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An Online Presence Unlike any Other: Changing Corporate Comms in the Era of Social Media

Written by Steph Strickland and Daniel Abood, Illustration from 

 

What’s something you can say during sex, but also when you’re writing an article for The Agency? 

This is good for my brand. 

On December 5, Netflix joined in on viral Twitter trend and caused a social media commotion among corporate brand managers when it tweeted this: 

While this tweet may seem like fun and games, it speaks to a larger effort by social media strategists to reach younger consumers in new –  and sometimes unconventional – ways. Among this generation of consumers, the barriers of professionalism can be broken with the goal of appearing #relatable. 

Brand personalities are more important than ever. They create an ease of communication with audiences and opens the brand to its consumers, so instead of feeling detached, customers can feel they are a part of the process. 

As of December 11, this tweet has received 430k likes and over 100k retweets. Netflix’s ingenious plan of collaborating with other large brands has easily garnered this thread millions of impressions.

For our Gen Z friends, perfectionism can exit the chat. Unlike Millennials, they value a more realistic approach to personal identity and self expression that challenges the typical standard of perfection on social media. Gen Z trusts brands that don’t use photoshopped photos, as well as those who use actual customers in their advertisements.

Even if a feed “looks” perfect, the curators typically take an extra step to speak to their audiences candidly – or even cynically.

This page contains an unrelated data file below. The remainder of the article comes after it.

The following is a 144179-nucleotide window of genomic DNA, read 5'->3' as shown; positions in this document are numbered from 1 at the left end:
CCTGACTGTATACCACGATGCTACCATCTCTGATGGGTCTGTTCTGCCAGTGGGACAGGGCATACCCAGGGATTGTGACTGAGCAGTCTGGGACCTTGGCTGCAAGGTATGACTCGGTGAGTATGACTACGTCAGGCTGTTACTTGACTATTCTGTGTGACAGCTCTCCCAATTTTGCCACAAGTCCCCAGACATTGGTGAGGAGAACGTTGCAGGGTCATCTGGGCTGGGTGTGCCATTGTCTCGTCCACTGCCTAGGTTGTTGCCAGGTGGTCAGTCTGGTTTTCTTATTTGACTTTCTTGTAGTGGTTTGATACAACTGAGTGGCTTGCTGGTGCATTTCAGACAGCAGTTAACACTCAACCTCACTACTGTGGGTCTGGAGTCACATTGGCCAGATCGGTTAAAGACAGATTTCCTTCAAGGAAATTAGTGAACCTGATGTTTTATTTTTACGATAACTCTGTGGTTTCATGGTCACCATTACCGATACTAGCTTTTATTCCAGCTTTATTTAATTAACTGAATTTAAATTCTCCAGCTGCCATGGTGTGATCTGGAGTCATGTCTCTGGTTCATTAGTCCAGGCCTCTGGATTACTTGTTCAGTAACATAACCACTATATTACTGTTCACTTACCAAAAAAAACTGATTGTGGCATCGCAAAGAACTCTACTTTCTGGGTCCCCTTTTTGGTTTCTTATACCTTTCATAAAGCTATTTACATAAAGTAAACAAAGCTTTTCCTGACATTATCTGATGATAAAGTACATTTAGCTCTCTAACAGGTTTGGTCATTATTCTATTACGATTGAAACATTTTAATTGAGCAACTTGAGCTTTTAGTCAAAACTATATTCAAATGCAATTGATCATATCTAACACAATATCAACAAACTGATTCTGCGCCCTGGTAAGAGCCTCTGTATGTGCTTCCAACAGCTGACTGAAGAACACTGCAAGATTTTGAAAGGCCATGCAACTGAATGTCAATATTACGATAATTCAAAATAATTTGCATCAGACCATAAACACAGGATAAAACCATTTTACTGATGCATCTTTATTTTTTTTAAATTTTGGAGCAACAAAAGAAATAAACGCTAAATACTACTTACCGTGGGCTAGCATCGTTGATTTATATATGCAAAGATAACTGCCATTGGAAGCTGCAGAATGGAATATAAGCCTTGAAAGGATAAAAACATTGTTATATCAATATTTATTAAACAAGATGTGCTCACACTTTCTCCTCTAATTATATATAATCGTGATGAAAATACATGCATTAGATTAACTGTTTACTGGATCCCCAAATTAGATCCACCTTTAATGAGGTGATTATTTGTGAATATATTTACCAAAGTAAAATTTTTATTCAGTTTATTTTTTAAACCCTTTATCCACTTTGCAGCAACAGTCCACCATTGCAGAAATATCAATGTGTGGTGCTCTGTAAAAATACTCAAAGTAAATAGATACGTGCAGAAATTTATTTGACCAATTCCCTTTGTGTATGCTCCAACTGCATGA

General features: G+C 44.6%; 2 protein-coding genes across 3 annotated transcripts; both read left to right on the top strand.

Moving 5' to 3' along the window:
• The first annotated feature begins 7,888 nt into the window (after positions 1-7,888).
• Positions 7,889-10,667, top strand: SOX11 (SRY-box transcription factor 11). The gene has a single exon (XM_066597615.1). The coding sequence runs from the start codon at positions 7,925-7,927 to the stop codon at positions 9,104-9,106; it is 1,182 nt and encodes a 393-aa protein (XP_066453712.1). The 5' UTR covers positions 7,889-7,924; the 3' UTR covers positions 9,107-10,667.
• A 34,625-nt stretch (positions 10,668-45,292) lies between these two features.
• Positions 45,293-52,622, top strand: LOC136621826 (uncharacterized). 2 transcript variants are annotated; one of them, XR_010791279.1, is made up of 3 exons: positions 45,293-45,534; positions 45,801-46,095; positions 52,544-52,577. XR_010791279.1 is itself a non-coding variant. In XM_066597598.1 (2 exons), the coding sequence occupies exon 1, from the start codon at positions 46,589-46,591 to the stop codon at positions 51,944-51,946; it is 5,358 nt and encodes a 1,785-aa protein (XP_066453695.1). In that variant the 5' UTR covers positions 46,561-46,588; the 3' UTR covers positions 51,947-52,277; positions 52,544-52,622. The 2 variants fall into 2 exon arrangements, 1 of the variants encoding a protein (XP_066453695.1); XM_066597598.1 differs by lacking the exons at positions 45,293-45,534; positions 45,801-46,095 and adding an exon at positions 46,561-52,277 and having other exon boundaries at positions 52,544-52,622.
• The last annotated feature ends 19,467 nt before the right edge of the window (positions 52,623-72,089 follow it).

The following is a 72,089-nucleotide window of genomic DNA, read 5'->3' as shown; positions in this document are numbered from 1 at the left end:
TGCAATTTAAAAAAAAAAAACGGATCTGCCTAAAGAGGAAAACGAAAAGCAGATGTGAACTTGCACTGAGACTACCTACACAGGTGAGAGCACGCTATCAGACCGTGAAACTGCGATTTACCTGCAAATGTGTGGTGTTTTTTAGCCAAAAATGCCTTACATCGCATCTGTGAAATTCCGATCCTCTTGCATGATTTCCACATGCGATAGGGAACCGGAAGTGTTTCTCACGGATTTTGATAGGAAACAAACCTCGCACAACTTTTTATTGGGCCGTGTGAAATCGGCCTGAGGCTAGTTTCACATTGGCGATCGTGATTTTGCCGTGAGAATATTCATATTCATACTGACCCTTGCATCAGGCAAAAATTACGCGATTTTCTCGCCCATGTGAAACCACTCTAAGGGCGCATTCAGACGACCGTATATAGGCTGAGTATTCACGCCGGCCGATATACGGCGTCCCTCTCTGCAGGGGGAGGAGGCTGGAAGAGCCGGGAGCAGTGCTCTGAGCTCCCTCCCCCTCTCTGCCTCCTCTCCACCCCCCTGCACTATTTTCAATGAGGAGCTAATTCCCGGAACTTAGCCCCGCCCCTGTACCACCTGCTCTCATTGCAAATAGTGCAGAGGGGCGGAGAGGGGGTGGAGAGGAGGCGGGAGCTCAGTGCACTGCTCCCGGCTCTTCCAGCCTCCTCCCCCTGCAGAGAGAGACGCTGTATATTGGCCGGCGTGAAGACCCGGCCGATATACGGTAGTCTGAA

Some brands, like Netflix, have gone full throttle with the informal and shareable social media content that seems to capture millions of impressions. And Wendy’s is another example of a brand committed to audience engagement at the demise of traditional workplace professionalism. 

Beyond typical customer engagement, Wendy’s has interacted with other brands in a wide variety of ways, from roasting McDonald’s for using frozen beef in its burgers, to flirting with Moon Pie. This constant creative social media engagement allows users to more meaningfully engage and connect with the brand on a personal level.

Some other unexpected players also joined the game, such as Grammarly. This grammar checking software has built a significant online following with the help of content marketing, a mix of paid and organic growth and some good-old-fashioned humor. 

 

The Final Thoughts

There is room for every type of brand to get involved with interactive and engaging content, but with each pun, post and sexual innuendo, it all circles back to your brand’s ‘why.’ 

How does each element of your digital presence fit with your larger goals as an organization? Are you compromising your voice to gain a few impressions? 

At The Agency, we are always thinking about how to creatively engage audiences, but we also understand that the voices behind these viral tweets may not fit every client’s needs — it all boils down to being authentic, and maintaining your brand’s personality equally across all platforms. 

So, get creative, be relatable, but more importantly, stay true to your brand. 

 

The Top Picks 

This viral thread was just too good to stop scrolling, so we’ve also compiled a few of our favorite responses. You’re welcome. 

  1. Yelp is great for reviewing local flavor. 

  1. Jimmy John’s likes it fast. 

  1. Enough said – TED Talks. 

  1. For our English majors, Grammarly has you covered – or not. 

  1. When it’s so good that even the competition gets involved.